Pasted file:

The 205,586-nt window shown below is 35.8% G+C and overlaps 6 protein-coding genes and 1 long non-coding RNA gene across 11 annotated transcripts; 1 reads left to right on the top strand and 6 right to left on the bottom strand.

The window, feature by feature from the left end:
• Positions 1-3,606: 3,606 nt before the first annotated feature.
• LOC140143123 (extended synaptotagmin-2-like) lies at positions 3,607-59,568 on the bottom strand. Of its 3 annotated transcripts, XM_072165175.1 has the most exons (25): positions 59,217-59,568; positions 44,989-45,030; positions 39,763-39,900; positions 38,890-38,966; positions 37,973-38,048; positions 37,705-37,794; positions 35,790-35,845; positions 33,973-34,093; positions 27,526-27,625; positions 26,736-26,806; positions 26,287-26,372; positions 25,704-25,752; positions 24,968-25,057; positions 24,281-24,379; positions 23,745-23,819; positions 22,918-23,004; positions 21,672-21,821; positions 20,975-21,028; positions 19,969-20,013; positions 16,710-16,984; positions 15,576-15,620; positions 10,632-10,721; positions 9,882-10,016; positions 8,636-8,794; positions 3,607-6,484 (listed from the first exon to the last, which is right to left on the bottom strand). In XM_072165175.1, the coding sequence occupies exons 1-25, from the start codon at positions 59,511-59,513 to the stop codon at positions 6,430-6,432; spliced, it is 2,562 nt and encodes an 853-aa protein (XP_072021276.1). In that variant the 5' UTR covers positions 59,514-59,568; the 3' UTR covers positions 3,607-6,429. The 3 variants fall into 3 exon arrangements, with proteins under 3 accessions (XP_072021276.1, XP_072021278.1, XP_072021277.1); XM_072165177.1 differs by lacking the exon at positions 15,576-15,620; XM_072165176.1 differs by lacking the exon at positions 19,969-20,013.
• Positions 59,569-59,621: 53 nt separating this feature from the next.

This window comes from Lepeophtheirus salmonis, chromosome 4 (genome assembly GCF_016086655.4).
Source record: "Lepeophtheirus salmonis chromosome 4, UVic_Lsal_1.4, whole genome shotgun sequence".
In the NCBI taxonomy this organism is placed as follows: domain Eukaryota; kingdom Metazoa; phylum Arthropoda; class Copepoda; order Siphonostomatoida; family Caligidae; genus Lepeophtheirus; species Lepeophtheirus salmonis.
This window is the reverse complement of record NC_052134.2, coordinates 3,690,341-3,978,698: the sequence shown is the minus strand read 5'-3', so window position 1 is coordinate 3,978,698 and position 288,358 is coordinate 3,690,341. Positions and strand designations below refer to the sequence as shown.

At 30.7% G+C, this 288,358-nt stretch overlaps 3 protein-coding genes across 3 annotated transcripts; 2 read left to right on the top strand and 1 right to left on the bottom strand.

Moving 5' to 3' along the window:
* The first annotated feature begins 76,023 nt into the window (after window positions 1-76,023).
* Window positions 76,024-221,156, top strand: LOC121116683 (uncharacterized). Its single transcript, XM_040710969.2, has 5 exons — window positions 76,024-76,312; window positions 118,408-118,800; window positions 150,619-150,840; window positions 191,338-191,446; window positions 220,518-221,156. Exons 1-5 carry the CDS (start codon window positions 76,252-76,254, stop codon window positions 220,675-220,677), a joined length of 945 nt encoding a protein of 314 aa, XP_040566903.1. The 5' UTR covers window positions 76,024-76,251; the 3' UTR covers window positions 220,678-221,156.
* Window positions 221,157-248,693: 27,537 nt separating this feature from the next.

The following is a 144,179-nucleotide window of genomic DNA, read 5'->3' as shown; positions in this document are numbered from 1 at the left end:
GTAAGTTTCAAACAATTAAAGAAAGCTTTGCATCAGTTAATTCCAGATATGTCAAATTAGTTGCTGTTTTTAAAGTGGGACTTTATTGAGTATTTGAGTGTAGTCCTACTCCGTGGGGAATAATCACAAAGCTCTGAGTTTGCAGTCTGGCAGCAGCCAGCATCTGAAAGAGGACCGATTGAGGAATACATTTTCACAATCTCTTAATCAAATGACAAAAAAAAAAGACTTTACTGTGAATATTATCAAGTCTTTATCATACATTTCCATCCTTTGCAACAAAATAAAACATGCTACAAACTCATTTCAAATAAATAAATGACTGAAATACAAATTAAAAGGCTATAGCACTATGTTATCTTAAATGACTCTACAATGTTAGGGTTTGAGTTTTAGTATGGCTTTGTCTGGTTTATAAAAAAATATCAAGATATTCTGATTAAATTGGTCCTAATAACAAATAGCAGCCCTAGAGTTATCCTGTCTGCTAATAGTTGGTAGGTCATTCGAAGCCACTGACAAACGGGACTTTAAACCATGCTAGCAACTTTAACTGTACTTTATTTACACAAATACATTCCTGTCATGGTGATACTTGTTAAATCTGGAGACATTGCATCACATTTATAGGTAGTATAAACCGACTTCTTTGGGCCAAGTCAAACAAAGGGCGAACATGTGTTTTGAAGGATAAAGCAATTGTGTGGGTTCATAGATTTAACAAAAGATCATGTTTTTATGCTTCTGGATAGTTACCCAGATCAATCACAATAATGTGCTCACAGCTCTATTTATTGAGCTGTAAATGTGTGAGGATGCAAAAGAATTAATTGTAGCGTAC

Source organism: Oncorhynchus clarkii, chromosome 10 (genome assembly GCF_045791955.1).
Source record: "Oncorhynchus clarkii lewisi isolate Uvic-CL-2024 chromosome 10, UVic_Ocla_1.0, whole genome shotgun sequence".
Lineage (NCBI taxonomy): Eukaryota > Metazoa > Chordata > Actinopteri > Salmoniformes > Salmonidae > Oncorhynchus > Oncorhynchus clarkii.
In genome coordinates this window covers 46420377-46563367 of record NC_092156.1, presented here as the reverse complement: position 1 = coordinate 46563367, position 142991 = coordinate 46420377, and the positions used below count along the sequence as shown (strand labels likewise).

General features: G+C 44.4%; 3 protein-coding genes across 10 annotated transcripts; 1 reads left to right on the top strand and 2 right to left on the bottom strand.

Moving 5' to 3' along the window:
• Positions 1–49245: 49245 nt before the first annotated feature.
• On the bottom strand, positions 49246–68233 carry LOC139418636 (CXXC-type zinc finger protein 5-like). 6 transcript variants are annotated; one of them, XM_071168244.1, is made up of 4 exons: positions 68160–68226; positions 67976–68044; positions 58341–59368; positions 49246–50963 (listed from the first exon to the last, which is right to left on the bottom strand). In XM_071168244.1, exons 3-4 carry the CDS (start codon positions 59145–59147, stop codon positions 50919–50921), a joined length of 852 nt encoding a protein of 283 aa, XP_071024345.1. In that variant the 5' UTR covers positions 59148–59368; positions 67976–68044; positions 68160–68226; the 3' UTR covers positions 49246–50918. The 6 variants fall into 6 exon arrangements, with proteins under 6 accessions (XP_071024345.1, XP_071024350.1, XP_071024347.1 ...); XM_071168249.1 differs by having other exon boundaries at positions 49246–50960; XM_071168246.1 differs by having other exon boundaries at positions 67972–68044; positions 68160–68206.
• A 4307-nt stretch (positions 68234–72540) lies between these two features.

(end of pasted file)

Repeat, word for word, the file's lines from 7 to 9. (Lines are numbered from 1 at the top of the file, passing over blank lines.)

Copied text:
Source record: "Lepeophtheirus salmonis chromosome 4, UVic_Lsal_1.4, whole genome shotgun sequence".
In the NCBI taxonomy this organism is placed as follows: domain Eukaryota; kingdom Metazoa; phylum Arthropoda; class Copepoda; order Siphonostomatoida; family Caligidae; genus Lepeophtheirus; species Lepeophtheirus salmonis.
This window is the reverse complement of record NC_052134.2, coordinates 3,690,341-3,978,698: the sequence shown is the minus strand read 5'-3', so window position 1 is coordinate 3,978,698 and position 288,358 is coordinate 3,690,341. Positions and strand designations below refer to the sequence as shown.